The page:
The Unprecedented Trade Default’s Expected as Growers in Brazil Demand for Much Higher Price
International Brokers and Traders in the major international coffee markets are expressing their concern as growers from the top producing country, Brazil are demanding a much higher price for their coffee. Renegotiating sales contracts with traders and direct buyers from the biggest producer sparks a huge default as the global market has no any other option to go to as an alternative due to the size of the supply from a single region and the logistics weight to temporarily shift their source.
Brazilian farmers and their brokers asked more than what they had accepted months or even a year ago, saying coffee prices have surged because drier-than-normal weather is expected to sharply reduce production.Traders in the U.S. and Europefear of huge losses if they pay more for coffee now than their sale price to roasters months ago.
A Netherlands based trader said that the growers are asking four times more than the current price.
“We had farmers or their lawyers calling, asking for renegotiation. We said we can’t change the terms now,” said the Brazil head of an international commodities trade house.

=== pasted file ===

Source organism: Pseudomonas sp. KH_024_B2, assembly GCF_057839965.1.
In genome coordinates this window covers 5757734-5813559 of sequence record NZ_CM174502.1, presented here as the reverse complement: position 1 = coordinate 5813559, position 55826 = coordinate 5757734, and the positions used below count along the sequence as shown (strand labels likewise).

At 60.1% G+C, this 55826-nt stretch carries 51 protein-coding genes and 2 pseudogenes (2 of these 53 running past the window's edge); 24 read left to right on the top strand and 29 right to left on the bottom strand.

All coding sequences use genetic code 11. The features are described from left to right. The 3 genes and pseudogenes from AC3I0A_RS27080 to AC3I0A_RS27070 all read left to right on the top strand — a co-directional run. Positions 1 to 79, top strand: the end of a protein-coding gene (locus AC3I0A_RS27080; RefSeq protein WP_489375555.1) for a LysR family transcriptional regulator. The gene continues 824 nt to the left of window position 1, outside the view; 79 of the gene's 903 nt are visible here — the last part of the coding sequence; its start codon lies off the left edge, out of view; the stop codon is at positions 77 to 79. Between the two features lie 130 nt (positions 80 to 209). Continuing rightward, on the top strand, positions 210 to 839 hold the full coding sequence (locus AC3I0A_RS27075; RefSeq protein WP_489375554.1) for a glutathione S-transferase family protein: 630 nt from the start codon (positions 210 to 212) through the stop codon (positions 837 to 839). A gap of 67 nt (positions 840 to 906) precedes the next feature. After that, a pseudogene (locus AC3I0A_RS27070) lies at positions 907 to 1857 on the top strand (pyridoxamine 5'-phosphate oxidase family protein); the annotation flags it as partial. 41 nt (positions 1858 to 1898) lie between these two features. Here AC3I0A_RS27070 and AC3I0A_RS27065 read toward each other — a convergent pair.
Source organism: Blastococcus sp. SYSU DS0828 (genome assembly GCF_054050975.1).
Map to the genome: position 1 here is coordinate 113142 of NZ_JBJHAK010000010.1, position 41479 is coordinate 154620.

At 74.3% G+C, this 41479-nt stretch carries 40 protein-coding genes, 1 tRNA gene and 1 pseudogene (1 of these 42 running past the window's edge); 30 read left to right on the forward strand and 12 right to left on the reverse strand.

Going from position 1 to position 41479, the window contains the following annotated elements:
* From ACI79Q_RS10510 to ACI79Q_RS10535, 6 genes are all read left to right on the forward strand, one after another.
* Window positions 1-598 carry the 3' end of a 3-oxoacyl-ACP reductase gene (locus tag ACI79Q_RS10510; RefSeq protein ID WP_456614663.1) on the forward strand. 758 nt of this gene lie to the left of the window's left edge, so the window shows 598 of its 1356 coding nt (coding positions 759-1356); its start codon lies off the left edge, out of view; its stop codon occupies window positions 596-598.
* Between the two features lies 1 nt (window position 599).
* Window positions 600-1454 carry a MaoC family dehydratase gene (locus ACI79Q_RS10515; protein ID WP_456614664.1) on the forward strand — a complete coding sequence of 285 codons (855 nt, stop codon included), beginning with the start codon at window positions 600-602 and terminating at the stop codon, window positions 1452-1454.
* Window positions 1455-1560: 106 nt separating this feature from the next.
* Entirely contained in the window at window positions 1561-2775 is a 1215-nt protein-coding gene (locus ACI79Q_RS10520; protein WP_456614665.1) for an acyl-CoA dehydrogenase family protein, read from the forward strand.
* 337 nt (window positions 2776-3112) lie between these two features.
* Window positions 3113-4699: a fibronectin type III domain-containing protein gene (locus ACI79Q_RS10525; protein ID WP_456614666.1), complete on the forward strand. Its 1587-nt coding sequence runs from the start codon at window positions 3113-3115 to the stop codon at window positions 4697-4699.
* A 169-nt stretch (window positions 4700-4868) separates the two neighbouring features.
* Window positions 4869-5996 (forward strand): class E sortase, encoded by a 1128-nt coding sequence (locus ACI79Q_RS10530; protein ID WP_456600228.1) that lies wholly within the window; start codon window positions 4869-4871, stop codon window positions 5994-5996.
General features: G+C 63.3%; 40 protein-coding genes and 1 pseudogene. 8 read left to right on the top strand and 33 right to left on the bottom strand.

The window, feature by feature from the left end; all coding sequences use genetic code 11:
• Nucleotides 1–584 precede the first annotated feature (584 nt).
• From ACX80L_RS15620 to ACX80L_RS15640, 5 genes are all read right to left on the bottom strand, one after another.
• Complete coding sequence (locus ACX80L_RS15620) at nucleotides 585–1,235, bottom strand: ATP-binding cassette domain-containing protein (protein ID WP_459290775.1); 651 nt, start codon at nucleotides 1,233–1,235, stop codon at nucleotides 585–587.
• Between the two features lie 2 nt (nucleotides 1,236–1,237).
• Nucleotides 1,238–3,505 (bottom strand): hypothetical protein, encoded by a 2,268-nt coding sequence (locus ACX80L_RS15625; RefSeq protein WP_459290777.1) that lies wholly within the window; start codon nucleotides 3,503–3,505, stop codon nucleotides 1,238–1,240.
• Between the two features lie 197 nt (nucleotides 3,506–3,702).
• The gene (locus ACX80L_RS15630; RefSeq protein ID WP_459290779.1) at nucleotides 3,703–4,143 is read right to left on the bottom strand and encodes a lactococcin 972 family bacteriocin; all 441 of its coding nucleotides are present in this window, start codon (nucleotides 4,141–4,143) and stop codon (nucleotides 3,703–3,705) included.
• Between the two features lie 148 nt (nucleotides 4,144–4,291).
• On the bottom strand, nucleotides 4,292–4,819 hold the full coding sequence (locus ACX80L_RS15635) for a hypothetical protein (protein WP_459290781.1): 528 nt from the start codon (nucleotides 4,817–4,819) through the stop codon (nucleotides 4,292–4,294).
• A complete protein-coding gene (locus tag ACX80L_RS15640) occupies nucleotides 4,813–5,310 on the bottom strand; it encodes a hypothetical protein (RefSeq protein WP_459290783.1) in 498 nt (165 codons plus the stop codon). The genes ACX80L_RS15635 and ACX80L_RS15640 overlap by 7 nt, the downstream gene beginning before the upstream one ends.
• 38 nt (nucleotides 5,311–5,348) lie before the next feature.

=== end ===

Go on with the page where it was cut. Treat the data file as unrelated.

“If a farmer decides to default, it would be a loss of around 200 reais ($37.60) per bag. It’s a lot,” he said late on Monday.
Margins are usually small on commodity deals to renegotiate and in case of not meeting their contract obligations,growers may receive bad credit ratings, which could make it difficult for them to access financing.
Arabica coffee futures have risen nearly 30% since early April to a four-year high last week on looming supply tightness and demand recovery post-COVID.
If a widespread default occurred in the coming months, traders would take their own action through their coffee associations by shifting their primary source to another region and advice the roasters to revise the coffee blending types.